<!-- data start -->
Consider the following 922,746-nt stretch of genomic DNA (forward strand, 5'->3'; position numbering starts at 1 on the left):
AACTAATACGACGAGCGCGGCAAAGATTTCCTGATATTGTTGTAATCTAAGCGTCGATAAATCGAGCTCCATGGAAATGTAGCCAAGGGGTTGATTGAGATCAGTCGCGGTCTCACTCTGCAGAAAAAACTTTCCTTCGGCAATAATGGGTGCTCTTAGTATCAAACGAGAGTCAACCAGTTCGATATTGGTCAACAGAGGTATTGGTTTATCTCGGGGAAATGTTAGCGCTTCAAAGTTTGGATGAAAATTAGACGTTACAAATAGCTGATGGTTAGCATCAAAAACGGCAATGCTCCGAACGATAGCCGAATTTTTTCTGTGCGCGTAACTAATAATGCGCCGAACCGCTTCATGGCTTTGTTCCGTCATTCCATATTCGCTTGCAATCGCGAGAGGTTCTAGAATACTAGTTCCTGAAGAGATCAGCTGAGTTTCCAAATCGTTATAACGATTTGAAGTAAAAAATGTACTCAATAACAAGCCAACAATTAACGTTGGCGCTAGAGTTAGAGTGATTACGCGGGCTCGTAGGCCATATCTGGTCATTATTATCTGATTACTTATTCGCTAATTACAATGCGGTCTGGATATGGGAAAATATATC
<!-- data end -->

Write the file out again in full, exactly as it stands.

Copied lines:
Consider the following 922,746-nt stretch of genomic DNA (forward strand, 5'->3'; position numbering starts at 1 on the left):
AACTAATACGACGAGCGCGGCAAAGATTTCCTGATATTGTTGTAATCTAAGCGTCGATAAATCGAGCTCCATGGAAATGTAGCCAAGGGGTTGATTGAGATCAGTCGCGGTCTCACTCTGCAGAAAAAACTTTCCTTCGGCAATAATGGGTGCTCTTAGTATCAAACGAGAGTCAACCAGTTCGATATTGGTCAACAGAGGTATTGGTTTATCTCGGGGAAATGTTAGCGCTTCAAAGTTTGGATGAAAATTAGACGTTACAAATAGCTGATGGTTAGCATCAAAAACGGCAATGCTCCGAACGATAGCCGAATTTTTTCTGTGCGCGTAACTAATAATGCGCCGAACCGCTTCATGGCTTTGTTCCGTCATTCCATATTCGCTTGCAATCGCGAGAGGTTCTAGAATACTAGTTCCTGAAGAGATCAGCTGAGTTTCCAAATCGTTATAACGATTTGAAGTAAAAAATGTACTCAATAACAAGCCAACAATTAACGTTGGCGCTAGAGTTAGAGTGATTACGCGGGCTCGTAGGCCATATCTGGTCATTATTATCTGATTACTTATTCGCTAATTACAATGCGGTCTGGATATGGGAAAATATATC